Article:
Constellations, Gate Theater review – melodrama in the multiverse

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A boy meets a girl at a rain-soaked barbecue. They succeeded. Or maybe they don’t. On the contrary, they got along well in a version of reality, but not in a parallel universe. Indeed, their relationship plays out in a myriad of different ways across the infinite permutations of the multiverse.

The principle inspired by quantum mechanics Constellations sounds byzantine. And yet, despite his background in theoretical physics, this 2012 twin of Nick Payne has an underlying structural simplicity. The thirty-year-old duo first perform variations on a handful of scenes centered on the twists and turns of seduction. It then veers in a dark direction amid anxious exchanges about cancer and assisted suicide. Despite all the rehearsals of Pinterish, Payne’s play, which makes its Irish debut here, feels topsy-turvy like old-school melodrama.

As Roland, a mute beekeeper, Brian Gleeson exudes an awkward charm as he strives to woo Sarah Morris’ Marianne with demonstrations of us beekeeping. A guy who can brag about making honey on the roof of his downtown apartment should have no trouble getting into romance. But his clumsy requests for “feedback” after a calamitous date point to a lost soul longing to escape the emotional upheaval of humanity for the predictable world of the hive. In the play’s comic climax, he even resorts to a prepared speech about the sex life of bees (which alternately carries the day and falls flat in different sections of the multiverse).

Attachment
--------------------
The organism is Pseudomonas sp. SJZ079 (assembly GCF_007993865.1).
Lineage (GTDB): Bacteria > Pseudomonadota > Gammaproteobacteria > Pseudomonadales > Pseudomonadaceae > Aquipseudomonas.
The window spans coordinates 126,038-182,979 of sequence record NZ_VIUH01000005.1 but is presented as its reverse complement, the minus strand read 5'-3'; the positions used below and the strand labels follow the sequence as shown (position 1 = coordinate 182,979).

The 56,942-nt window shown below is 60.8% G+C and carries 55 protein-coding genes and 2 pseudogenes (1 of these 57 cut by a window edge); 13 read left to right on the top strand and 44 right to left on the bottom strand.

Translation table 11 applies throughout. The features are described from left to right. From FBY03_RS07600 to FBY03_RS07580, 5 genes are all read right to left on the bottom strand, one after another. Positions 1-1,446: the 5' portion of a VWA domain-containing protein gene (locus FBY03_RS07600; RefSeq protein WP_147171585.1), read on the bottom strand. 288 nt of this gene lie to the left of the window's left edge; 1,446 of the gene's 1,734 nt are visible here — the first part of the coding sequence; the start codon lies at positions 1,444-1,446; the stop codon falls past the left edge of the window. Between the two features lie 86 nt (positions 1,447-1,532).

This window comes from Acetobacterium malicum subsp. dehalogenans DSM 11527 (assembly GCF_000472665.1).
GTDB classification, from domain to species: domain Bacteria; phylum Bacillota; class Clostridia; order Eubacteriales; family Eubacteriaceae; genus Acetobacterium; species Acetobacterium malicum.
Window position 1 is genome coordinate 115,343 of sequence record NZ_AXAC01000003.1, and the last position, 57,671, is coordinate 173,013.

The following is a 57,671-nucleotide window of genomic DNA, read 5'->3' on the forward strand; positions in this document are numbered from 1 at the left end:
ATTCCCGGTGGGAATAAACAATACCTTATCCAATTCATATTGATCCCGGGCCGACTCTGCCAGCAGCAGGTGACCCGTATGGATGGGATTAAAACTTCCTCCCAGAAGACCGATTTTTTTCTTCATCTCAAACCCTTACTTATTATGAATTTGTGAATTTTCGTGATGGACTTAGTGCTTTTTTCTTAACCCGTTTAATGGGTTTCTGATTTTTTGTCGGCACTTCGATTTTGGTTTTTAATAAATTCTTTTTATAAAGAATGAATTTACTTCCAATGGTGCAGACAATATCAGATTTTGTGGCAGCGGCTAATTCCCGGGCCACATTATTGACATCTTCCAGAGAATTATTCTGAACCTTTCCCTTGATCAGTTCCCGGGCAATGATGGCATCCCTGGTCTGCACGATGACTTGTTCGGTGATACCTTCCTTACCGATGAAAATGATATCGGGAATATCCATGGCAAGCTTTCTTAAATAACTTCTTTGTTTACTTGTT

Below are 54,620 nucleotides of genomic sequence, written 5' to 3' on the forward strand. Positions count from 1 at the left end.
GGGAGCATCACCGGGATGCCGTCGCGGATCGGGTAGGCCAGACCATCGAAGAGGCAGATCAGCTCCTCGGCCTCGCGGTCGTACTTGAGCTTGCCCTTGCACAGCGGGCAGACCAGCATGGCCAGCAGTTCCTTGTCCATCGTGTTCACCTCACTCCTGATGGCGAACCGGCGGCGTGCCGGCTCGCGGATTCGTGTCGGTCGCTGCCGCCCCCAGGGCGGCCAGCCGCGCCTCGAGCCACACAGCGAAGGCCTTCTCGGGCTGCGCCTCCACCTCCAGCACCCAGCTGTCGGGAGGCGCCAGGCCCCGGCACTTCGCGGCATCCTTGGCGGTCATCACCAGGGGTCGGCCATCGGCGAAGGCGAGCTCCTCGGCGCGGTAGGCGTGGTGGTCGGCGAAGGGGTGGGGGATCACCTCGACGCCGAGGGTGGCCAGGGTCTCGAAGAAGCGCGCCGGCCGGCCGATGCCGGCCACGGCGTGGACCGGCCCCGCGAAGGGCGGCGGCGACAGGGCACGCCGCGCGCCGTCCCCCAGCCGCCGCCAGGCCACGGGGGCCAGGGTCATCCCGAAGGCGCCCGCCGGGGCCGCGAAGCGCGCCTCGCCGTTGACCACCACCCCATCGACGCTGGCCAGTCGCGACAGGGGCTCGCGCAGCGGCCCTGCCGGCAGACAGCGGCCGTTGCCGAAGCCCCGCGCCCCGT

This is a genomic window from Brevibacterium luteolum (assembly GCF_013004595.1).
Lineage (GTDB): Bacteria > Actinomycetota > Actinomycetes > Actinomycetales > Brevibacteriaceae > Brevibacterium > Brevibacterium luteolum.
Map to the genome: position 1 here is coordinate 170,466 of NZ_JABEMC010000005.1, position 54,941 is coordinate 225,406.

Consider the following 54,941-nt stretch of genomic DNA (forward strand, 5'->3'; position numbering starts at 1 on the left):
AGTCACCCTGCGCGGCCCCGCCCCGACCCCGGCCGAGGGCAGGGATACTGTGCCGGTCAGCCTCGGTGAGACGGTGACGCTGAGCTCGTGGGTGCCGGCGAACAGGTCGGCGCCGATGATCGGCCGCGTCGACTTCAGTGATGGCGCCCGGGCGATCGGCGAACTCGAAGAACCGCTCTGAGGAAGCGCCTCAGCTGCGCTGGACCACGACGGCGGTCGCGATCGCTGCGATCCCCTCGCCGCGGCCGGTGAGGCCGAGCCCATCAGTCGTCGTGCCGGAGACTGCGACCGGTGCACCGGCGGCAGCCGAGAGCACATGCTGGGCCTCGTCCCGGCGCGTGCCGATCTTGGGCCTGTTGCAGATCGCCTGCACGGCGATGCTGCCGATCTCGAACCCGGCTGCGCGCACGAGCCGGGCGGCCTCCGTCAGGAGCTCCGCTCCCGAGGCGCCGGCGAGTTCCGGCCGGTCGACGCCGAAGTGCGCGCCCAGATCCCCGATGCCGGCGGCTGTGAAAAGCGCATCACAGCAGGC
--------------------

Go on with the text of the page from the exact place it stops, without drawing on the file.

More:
Marianne superficially serves as a cerebral foil to Roland’s bewildered farmer. An academic working in “theoretical cosmology of the early universe”, she thus offers a clear insight into the concept of parallel universes as well as the tensions between quantum mechanics and the theory of relativity. But, oscillating between effusive flirtation and indifference, Marianne finally seems as ill-equipped as Roland to navigate the turbulent currents of love and desire.

In ‘Constellations’, love is determined by a series of accidents © Ros Kavanagh

Morris deftly navigates these emotional shifts in a performance that exploits the play’s central conceit to reveal rival versions of her character. She and Gleeson display great chemistry. And yet, we never forget that their relationship rests on shaky physical ground. Love emerges here not by fate but by a series of fortuitous accidents which, in several versions of the story, never occur.

With a few adjustments to the script, the play’s setting was seamlessly moved from London to Dublin. The 75-minute staging by Marc Atkinson Borrull, performed on a bare stage lined with mirrors, nevertheless creates an ethereal atmosphere that evokes the intangibility of space and time. The only certainty here is the fatality of death, which becomes the dominant theme of the last half hour.

These sections provide a stark contrast to Marianne and Roland’s earlier iterative banter. But they also feel a bit contrived. After playing with emotional and narrative ambiguity, Constellations settles into a familiar furrow of pervasive medical catastrophe. The effect is rather soapy and detracts from explorations of the piece’s contingency. After so much insistence on the random gyrations of existence, Constellations ends up feeling predictable as it heads toward its own painful denouement.

★★★☆☆

As of June 2, gatetheatre.ie

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